The QuadraOpus is any sort of furniture you want it to be

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The bachelor in me has nothing but appreciation for the QuadraOpus. Designed for small apartments with not enough space for a lot of furniture, the Quadraopus can be anything you need, from a shelf, to a table, to even a bench with or without armrests. In fact, the name QuadraOpus comes from the four basic needs the product aims at fulfilling… Shoe-rack, Storage, Seating, and Table.

The QuadraOpus by Anupria Singh, an industrial design student from India, form building blocks of domestic furniture. Comprising three wooden panels and four bent pipe members, the individual units of the QuadraOpus can be used as single entities, forming footstools, tables and mantelpieces, or can be stacked one upon other to make taller stools/benches, chairs, complex bookshelves, and much more. Their abstract shape opens them up to interpretation, letting you use them in a way that suits your needs best.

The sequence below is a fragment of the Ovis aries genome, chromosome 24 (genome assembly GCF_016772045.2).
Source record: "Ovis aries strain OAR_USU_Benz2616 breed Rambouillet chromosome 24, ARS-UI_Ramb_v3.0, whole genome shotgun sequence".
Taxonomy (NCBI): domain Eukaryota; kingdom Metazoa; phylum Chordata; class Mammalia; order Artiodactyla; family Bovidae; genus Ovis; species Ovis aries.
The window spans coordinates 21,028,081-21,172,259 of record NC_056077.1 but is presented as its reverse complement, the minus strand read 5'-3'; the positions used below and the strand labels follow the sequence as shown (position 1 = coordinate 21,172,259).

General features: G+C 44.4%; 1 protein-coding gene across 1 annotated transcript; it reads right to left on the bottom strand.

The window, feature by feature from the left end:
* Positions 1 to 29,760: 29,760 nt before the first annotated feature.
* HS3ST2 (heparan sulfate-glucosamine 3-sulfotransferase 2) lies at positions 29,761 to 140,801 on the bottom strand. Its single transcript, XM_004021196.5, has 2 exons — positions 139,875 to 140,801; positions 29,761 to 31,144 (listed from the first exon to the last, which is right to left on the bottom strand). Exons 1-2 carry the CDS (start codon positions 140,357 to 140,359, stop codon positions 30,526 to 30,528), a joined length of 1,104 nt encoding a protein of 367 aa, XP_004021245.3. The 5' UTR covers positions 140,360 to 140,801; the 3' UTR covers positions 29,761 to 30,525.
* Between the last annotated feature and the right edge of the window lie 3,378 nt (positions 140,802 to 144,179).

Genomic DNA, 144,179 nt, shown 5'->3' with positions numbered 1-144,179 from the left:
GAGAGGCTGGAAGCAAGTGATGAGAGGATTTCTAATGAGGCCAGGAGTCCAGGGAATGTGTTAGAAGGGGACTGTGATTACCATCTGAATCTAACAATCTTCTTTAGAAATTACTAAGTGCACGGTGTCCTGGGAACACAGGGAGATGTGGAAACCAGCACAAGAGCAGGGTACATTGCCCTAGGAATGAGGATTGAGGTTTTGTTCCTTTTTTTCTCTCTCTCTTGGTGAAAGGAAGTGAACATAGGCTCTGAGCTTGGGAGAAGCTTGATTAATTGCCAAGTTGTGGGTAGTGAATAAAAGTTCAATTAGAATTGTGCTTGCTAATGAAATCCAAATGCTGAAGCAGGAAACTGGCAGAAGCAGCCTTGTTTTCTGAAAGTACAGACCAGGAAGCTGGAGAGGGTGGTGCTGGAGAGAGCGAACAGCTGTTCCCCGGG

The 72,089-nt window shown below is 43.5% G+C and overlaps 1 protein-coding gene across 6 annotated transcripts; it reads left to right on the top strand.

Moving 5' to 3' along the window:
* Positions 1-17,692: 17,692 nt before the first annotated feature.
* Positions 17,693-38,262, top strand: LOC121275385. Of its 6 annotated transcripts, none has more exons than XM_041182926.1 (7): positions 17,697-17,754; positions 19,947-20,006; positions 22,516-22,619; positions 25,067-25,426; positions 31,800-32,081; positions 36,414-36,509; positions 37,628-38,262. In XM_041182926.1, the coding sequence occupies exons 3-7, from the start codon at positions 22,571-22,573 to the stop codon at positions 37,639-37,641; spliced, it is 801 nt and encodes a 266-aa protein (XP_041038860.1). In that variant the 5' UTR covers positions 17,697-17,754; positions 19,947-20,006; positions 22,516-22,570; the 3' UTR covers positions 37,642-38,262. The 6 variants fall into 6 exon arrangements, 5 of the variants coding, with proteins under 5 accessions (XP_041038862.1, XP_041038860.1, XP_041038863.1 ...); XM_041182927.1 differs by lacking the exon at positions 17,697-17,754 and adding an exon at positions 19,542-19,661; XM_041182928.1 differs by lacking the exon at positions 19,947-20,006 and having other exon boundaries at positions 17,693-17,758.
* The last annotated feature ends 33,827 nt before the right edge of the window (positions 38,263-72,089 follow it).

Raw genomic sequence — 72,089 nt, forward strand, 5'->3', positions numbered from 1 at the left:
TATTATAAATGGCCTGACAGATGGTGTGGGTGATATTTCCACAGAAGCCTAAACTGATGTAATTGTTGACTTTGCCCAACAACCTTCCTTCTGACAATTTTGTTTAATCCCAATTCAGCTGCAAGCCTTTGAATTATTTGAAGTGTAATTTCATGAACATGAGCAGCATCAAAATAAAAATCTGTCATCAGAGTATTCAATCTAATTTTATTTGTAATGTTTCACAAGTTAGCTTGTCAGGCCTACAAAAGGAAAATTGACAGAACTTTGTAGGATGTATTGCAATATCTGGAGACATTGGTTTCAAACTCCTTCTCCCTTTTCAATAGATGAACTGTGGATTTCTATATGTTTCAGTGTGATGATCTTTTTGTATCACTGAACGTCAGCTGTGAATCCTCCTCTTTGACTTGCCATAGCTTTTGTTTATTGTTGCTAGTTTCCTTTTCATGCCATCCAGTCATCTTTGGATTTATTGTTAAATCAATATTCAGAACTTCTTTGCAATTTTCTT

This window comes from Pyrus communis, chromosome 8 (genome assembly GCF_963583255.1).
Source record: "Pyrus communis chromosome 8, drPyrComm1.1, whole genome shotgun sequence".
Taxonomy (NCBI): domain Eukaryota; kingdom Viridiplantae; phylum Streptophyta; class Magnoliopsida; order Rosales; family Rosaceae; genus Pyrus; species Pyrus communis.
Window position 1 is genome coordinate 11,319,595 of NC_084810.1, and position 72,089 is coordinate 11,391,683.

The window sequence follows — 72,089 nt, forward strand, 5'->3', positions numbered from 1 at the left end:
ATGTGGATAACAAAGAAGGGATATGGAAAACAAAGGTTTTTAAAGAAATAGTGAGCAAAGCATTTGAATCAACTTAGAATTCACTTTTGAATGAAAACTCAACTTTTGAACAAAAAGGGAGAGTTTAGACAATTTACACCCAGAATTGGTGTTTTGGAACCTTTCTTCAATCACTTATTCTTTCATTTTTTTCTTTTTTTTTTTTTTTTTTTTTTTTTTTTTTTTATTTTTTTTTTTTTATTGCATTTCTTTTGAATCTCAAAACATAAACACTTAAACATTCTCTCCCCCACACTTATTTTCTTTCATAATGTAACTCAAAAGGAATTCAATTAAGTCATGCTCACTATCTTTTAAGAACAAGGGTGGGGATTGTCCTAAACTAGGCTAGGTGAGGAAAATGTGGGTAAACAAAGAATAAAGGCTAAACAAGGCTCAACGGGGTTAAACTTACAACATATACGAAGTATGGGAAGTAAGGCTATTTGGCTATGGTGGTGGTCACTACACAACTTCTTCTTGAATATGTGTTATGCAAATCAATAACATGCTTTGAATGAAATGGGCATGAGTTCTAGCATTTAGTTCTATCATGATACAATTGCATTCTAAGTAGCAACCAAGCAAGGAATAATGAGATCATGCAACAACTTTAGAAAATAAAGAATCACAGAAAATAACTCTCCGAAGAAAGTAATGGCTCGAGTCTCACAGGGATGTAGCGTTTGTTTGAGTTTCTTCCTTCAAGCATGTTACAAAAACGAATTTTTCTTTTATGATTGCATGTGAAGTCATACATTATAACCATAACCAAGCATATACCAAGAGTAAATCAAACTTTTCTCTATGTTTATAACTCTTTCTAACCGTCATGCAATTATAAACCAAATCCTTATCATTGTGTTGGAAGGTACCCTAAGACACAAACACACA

“Keeping in mind that the furniture is modular (and requires multiple units), white Sal wood was used to make the pieces. As it is a relatively cheaper wood this allows for the product to be affordable to those on a budget. Powder coated brass pipes were used, which were then painted white to complement the wood’s light color. The pieces are sturdy enough to stand on their own and can take up to 60 kgs of weight comfortably.” The product was developed in Auroville, a self-governed, experimental township and community in southern India. Designed to cater to the minimal, simple life of Auroville’s residents, the QuadraOpus dons many hats, becoming any sort of furniture its user needs. And when all is said and done, the individual units nest within each other to occupy less space, allowing you to stow them away for another day!